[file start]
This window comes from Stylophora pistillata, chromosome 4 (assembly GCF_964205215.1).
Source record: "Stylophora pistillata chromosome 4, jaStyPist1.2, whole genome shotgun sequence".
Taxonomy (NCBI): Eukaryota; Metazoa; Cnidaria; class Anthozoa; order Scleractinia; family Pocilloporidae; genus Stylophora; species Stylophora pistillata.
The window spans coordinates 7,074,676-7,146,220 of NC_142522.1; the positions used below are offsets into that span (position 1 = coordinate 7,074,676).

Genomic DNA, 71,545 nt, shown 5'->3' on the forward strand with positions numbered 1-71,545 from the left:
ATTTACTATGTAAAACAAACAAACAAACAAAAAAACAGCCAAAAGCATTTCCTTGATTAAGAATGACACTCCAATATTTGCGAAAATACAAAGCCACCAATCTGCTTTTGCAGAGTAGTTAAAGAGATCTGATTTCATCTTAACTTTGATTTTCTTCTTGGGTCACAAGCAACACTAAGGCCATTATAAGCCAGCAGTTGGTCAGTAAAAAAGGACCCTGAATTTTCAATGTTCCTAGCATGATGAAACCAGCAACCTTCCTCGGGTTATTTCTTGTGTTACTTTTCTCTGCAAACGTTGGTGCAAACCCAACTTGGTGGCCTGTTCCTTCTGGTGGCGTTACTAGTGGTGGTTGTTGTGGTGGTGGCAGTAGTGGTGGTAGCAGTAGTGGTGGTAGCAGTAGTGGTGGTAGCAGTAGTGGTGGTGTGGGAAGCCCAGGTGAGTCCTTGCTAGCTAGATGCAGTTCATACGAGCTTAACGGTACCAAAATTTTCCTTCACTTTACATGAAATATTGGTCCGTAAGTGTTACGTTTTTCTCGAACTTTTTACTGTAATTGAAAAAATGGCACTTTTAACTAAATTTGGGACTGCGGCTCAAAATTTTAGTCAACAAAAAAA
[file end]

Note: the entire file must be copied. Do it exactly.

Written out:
This window comes from Stylophora pistillata, chromosome 4 (assembly GCF_964205215.1).
Source record: "Stylophora pistillata chromosome 4, jaStyPist1.2, whole genome shotgun sequence".
Taxonomy (NCBI): Eukaryota; Metazoa; Cnidaria; class Anthozoa; order Scleractinia; family Pocilloporidae; genus Stylophora; species Stylophora pistillata.
The window spans coordinates 7,074,676-7,146,220 of NC_142522.1; the positions used below are offsets into that span (position 1 = coordinate 7,074,676).

Genomic DNA, 71,545 nt, shown 5'->3' on the forward strand with positions numbered 1-71,545 from the left:
ATTTACTATGTAAAACAAACAAACAAACAAAAAAACAGCCAAAAGCATTTCCTTGATTAAGAATGACACTCCAATATTTGCGAAAATACAAAGCCACCAATCTGCTTTTGCAGAGTAGTTAAAGAGATCTGATTTCATCTTAACTTTGATTTTCTTCTTGGGTCACAAGCAACACTAAGGCCATTATAAGCCAGCAGTTGGTCAGTAAAAAAGGACCCTGAATTTTCAATGTTCCTAGCATGATGAAACCAGCAACCTTCCTCGGGTTATTTCTTGTGTTACTTTTCTCTGCAAACGTTGGTGCAAACCCAACTTGGTGGCCTGTTCCTTCTGGTGGCGTTACTAGTGGTGGTTGTTGTGGTGGTGGCAGTAGTGGTGGTAGCAGTAGTGGTGGTAGCAGTAGTGGTGGTAGCAGTAGTGGTGGTGTGGGAAGCCCAGGTGAGTCCTTGCTAGCTAGATGCAGTTCATACGAGCTTAACGGTACCAAAATTTTCCTTCACTTTACATGAAATATTGGTCCGTAAGTGTTACGTTTTTCTCGAACTTTTTACTGTAATTGAAAAAATGGCACTTTTAACTAAATTTGGGACTGCGGCTCAAAATTTTAGTCAACAAAAAAA